Sounds simple, right? If something is wrong, make it right. But lets be honest. Sometimes as artists we kinda suspect an area of our painting isn’t as good as it could be. Maybe we don’t know how to fix it? Maybe we show it to some folks, and hope they wont notice. And if they don’t notice, we are like, “Sweet, fork that shiz because it is done!”
And if they do notice, we are like the kid caught with melted chocolate on his hands before dinner.
When a painting or even a sketch for a client has already been approved, it is sometimes tougher for us to act on our instincts to improve a piece. Even if you know it could be better. I ran into this in my early days of illustrating. There would be a poorly drawn hand in the approved sketch, and I felt tethered to that crappy drawing, like they would get mad at me if I made it better. Sounds crazy when I type that, but man those approved sketches felt like hand cuffs. But eventually I just made it better, and you know what, most times they didn’t even notice. But I noticed.
We all make mistakes. We won’t catch them all. (And it helps to have a bad-ass critique group that can catch the mistakes we missed.)
So here are a couple of my re-dos.
(Disclaimer- I don’t claim to be the king of likenesses. They are tough. Even if you trace a likeness it can be tough to capture it. My hope is to get it close enough that when the title is blasted over it we have no doubt who the character is, lol. But I do my best, even if it means redoing it.)
This was the final art for Angel & Faith issue 5 (season 10). It was approved as you see it.
It didn’t totally suck, I like a lot about this one. One of my favorites in many ways. Except dude, Angel is such a blubbering baby in this version.
Get that lil guy a diaper and a warm baby-bottle STAT. (Full of blood of course. (The bottle you sickos.)) I mean I get it, Angel is a ‘Weight of the World’ player most of the time, but come on. Try to get a little bad-ass back in there.
This was oil and acrylic on Duralar, already done and approved. Traditional art. A pain to fix. So what did I do? I attacked it with nail polish remover and redid it.
That felt better… Fork it!
It isn’t the only time it has happened to our favorite brooding blood-sucker. Somehow he got a bit too much Alec Baldwin in Angel issue 3 (Season 11). Again, traditional art. Pain to fix. Out came the nail polish remover.
I grabbed a little vid of the destruction and reconstruction…
Both of these were self imposed changes. On work that was already finished and approved.
It is about taking ownership of the work. I reached a point in my career where suddenly I wanted the art to be improved FOR ME. Not just for the client. And my stamp of approval on my work became as important as the client’s approval. I think we need to be selfish like that to make our best art.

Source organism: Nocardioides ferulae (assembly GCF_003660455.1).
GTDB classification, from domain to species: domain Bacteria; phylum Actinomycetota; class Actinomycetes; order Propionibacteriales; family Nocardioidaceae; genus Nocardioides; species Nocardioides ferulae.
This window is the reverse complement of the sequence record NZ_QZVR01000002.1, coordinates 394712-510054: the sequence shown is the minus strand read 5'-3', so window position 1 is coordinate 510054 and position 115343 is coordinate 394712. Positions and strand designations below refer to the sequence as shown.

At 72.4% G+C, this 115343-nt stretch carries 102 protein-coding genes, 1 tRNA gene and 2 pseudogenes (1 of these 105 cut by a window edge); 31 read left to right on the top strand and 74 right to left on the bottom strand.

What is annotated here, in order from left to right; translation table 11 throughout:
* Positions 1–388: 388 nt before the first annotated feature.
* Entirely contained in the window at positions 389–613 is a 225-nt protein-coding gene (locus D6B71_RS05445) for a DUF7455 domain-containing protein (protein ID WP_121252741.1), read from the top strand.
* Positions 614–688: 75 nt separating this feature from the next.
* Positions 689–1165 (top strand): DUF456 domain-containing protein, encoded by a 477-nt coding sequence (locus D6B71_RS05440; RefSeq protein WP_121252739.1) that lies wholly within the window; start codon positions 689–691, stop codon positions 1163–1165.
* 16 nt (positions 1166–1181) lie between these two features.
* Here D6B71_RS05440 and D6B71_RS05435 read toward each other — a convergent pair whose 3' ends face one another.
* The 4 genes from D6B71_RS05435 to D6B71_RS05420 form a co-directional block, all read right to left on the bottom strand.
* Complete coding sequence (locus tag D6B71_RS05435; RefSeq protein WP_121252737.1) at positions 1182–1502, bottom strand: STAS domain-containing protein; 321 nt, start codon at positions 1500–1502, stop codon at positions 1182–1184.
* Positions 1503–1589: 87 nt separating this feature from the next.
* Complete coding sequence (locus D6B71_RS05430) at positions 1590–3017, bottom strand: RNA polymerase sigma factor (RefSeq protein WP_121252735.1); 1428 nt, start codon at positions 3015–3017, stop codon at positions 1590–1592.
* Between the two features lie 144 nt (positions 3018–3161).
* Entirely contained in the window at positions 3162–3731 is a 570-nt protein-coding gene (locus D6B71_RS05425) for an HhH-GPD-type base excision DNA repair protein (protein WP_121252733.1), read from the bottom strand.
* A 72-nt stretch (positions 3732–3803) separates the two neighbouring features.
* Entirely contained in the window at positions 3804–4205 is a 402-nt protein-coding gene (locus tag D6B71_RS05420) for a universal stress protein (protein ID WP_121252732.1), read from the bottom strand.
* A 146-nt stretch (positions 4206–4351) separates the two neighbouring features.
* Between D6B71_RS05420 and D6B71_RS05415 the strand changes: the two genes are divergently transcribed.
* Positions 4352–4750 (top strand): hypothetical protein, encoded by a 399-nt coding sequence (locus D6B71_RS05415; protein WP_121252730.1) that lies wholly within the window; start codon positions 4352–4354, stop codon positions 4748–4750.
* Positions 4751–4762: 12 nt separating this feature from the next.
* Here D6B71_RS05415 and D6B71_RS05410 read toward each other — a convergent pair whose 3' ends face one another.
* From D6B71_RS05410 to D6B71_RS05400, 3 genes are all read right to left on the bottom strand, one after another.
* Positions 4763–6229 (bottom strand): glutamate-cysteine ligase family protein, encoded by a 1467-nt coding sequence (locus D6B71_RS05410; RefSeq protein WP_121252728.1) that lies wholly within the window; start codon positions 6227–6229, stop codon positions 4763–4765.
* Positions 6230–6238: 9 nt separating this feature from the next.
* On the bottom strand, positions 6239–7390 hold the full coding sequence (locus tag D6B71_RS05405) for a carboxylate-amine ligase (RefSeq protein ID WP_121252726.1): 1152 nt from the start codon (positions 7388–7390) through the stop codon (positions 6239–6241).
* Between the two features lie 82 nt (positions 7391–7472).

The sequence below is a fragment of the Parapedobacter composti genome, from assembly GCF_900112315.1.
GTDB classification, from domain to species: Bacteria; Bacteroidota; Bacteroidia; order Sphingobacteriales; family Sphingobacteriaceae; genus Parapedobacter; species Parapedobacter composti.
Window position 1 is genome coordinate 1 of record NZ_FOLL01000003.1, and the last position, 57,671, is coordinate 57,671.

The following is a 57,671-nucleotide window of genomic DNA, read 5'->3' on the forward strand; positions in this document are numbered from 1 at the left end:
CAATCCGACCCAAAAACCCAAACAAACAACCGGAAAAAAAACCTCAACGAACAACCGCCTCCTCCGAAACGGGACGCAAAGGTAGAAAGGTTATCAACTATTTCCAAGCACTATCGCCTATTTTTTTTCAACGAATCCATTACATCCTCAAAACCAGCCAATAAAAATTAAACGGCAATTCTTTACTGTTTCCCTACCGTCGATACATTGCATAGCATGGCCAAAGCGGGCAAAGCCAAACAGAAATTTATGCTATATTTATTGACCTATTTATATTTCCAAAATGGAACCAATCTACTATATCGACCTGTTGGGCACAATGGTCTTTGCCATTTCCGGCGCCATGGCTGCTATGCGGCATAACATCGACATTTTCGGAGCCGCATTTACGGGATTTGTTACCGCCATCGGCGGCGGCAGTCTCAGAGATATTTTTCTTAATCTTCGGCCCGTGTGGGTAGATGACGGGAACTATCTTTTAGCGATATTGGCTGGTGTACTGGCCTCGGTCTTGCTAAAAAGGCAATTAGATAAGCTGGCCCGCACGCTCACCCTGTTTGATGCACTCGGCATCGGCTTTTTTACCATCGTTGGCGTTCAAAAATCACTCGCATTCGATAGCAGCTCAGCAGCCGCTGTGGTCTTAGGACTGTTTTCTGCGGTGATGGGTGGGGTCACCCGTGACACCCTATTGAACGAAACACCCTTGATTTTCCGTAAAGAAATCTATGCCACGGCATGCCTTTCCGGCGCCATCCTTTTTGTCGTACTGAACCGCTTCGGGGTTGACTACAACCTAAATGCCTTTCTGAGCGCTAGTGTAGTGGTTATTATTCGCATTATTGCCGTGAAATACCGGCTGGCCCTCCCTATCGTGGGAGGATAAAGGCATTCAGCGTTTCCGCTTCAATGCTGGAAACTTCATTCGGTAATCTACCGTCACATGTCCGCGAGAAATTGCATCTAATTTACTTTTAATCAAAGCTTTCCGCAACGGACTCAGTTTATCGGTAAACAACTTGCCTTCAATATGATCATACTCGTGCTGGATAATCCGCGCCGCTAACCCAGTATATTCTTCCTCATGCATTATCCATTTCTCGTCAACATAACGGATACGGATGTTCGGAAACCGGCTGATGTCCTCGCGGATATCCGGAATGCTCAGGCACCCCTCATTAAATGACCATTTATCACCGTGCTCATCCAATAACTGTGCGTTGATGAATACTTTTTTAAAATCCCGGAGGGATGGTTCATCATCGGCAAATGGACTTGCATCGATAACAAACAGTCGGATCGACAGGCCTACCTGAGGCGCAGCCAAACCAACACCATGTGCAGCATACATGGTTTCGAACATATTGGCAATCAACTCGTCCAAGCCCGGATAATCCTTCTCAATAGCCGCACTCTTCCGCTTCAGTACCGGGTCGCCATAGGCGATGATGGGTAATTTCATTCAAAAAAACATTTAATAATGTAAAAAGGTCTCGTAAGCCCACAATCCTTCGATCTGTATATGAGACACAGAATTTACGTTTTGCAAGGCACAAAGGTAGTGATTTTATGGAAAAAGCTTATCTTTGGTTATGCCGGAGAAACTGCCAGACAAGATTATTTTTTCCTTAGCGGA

Great post, thank you so much for sharing! Gosh, I could watch your video on a loop. All day. It's so satisfying. And so true about being selfish to make it the best art.
I'm always afraid I make things worse. I never seem to be able to catch it just as good a second time. No idea why, maybe it looks forced? Not brave enough? Need more practise? (yep, definitely that)
I did a custom on a guitar once, one of the Yngwie Malmsteen cover. It turned out great, but I used the wrong type of varnish, and the whole thing melted and peeled off like skin on hot milk. Once it had dried it could have been repaired, but I decided to do it all over again as it would have shown. Did I nail it??? Nope. Oh, that frustrated the hell out of me, until today… Maybe I should have tried it a third time.
One of my hang-ups is getting it perfect. I'm tenacious. But, I know there has to be a balance esp. if deadlines are involved.
I had no idea Duralar was so versatile. Really cool process working on both sides!
Thanks @Esmeralda Acosta! I did a whole post here on working on Duralar last month. Check it out!
Yngwie! I remember his scalloped-fret Stratacaster well. I've come to find, when I wipe something out and re-do it, it takes way less time than trying to save what was there, and really, much less time than it took to paint it the first time to begin with.
You poor soul! I knew the first time I saw one of your covers that David Boreanas' face probably plagued your dreams. He just has one of those challenging likenesses! It's inspiring to see the lengths you went to maintain authenticity to that likeness. Hat's off, man!
Hey thanks Angela! Yes David is TOUGH. Part of it is that he looks like he has a really wide nose in most shots, but it actually is pretty sharp at the tip, but has these bulges on either side of the tip. Add the wide node-bridge, and yeah tough indeed.
What an awesome article, thank you for sharing it Scott, I sometimes worry about the same thing but have recently taken to doing the same thing… well, I know you approved this but I think I can make it better. So far everyone has been super happy with it.
Glad hear it!
This is great to see, Scott. I rework my old pictures ALL THE TIME. Like, constantly. Usually it’s when I learn something new and want to retroactively apply it to something I’ve already done, to kind of set the record straight or clean out my dirty laundry… or something.